“They don’t let Carmen dance” was also featured in the inaugural Washington Printmakers Gallery member’s exhibition at the new Georgetown gallery space in July. With the upcoming Hudson Valley show, prints from the “Arabesque” edition will be appearing in their sixth national exhibition in two years, including venues at the Customs House Museum in Clarksville, Tennessee; the Museum of Printing History in Houston, Texas; and the New York Society of Etchers national intaglio exhibition in New York’s National Arts Club gallery. This September, “Arabesque” will travel home to be included in the member’s show in WPG’s new gallery.

Intern Perspectives: Jambo, Tanzania

Emma Quander, our intern from the Maryland Institute College of Art (MICA), wrote the following reaction to our current exhibition Jambo, Tanzania by Marian Osher. This show will continue through Sunday, May 25.

From April 30 – May 25, Washington Printmakers Gallery (WPG) member Marian Osher presents her exhibition Jambo, Tanzania at WPG. Osher and her husband Chuck went on a safari last summer to Tanzania, Africa. She was inspired by the wildlife and the conversation her art can bring to preserving wildlife.

The exhibition is a collection of 50 colorful monotypes of the Tanzanian wildlife. Eighteen of the prints shown in the gallery are mounted on painted canvas. By presenting the prints on the warm color canvas it gives the show a gentle tone. Osher paints and draws her images on plates by using different water soluble media. She then embossed areas of the prints to create more depth. Her work is very painterly, giving off the feel of a watercolor and colored pencil. By giving a soft delicate look, Osher is able to show the beauty of the outdoors.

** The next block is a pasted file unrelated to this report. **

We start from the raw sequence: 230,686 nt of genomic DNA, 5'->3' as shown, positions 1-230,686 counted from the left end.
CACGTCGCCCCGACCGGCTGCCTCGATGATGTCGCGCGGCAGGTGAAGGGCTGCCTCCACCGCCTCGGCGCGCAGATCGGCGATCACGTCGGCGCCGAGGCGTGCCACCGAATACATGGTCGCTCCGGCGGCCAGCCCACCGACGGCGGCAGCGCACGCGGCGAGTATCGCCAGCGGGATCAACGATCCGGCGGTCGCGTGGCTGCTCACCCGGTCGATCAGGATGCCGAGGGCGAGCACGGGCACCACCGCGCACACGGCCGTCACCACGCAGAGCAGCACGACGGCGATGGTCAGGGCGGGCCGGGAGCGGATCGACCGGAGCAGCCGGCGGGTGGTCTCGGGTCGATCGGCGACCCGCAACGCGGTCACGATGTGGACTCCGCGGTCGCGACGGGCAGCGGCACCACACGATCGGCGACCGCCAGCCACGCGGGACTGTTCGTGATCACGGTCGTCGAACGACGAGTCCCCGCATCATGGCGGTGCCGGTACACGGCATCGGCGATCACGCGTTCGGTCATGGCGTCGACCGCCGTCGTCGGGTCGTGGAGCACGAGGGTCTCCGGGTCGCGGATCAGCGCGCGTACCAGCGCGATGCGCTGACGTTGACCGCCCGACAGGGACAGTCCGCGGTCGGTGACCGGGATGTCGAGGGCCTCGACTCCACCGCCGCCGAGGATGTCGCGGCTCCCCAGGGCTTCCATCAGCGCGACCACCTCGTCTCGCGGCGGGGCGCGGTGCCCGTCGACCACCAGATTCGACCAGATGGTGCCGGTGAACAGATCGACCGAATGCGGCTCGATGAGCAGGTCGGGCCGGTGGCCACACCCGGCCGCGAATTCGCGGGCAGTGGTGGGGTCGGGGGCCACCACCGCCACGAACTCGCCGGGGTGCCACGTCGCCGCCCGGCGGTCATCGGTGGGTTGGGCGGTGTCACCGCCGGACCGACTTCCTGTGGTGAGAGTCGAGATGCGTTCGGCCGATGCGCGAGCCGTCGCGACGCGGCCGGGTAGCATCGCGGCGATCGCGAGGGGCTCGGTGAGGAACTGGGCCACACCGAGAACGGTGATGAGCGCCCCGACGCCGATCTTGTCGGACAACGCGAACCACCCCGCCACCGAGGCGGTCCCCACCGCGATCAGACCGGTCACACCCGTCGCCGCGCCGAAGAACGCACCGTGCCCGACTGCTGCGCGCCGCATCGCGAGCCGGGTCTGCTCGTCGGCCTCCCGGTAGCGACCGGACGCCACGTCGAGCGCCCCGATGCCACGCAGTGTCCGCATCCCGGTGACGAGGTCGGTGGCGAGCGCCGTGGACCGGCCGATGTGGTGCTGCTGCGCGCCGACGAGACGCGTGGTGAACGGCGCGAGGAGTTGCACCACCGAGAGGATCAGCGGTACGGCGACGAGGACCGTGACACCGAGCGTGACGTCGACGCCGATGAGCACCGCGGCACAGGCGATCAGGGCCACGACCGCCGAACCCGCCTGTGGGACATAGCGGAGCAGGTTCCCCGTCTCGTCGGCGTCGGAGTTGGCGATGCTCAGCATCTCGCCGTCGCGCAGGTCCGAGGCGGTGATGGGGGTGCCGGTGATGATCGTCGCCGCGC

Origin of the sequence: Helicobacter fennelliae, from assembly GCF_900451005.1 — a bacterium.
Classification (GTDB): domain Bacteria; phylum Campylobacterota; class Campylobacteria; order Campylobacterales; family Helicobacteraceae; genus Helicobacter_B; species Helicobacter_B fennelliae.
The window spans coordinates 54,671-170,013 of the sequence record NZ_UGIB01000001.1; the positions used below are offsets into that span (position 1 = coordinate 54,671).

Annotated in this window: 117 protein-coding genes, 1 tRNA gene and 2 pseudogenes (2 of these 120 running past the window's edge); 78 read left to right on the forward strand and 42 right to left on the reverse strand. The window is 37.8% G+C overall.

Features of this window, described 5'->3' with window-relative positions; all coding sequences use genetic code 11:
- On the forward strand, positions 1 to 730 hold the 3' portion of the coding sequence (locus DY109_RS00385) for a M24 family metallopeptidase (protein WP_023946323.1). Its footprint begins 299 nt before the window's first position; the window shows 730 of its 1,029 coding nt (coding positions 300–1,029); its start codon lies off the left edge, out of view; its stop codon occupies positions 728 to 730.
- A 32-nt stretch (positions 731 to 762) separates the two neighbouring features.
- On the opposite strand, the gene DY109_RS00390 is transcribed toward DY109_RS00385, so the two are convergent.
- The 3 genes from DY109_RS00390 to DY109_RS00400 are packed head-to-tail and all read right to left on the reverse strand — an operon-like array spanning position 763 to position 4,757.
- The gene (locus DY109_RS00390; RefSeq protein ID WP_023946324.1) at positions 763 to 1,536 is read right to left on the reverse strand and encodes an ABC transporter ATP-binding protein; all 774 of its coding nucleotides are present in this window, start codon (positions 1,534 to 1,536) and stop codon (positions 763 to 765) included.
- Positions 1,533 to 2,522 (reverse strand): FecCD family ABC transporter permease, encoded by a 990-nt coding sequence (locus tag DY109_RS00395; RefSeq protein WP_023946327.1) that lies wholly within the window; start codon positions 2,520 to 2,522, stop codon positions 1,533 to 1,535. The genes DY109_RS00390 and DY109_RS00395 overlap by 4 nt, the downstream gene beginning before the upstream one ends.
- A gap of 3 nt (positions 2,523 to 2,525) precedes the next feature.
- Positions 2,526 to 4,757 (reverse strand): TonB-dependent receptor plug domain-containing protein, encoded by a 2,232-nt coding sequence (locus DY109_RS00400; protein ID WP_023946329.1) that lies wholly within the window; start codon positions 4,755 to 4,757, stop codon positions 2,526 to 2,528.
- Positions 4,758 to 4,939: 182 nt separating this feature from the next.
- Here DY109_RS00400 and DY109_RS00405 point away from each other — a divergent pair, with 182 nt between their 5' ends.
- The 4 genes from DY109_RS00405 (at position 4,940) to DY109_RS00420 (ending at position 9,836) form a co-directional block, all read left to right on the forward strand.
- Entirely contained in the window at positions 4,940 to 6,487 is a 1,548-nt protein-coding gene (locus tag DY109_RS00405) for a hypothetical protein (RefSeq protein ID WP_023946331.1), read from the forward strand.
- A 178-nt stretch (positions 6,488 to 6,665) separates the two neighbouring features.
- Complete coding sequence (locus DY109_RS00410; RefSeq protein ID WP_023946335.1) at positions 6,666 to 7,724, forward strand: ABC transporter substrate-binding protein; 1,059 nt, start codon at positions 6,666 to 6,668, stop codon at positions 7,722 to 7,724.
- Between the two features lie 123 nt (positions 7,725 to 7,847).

"Herd of Wildebeests" | Copyright © 2014 by Marian Osher

“Herd of Wildebeests” | Copyright © 2014 by Marian Osher

As I view the show, my being is instantly transported into the print, imaging the sun beaming down my face, the cool air blowing. Osher illustrates a variety of animals in the their natural habitat. I am able to feel the freedom, strength and wisdom of these animals unlike the ones you find in the zoo. I was mainly drawn to the print Herd of Wildebeest (v.e. 1/5). It embodies the importance of family and community. Herd of Wildebeest illustrates the strength these animals have by traveling in numbers. Osher’s monotype is drawn very expressively and softly, giving it a feel of calmness. The show highlights the importance of preserving this beautiful world and its wildlife.

Reception Photos: Jambo, Tanzania

On Saturday, May 3, WPG member artist Marian Osher hosted the opening reception for her current exhibition, Jambo, Tanzania. Below, you will find several photos from the event.

During this reception, Osher gave a talk and demonstration – then presented a framed print to our special guest, Ambassador Liberata Mulamula of Tanzania. The print was a lioness and was titled Guardian Protector in English and in Swahili. Tanzanian Tourism Officer Mrs. Immaculata Diyamett accompanied Ambassador Mulamula. Marie Frei, Membership Service Associate for the African Wildlife Foundation, also attended the event.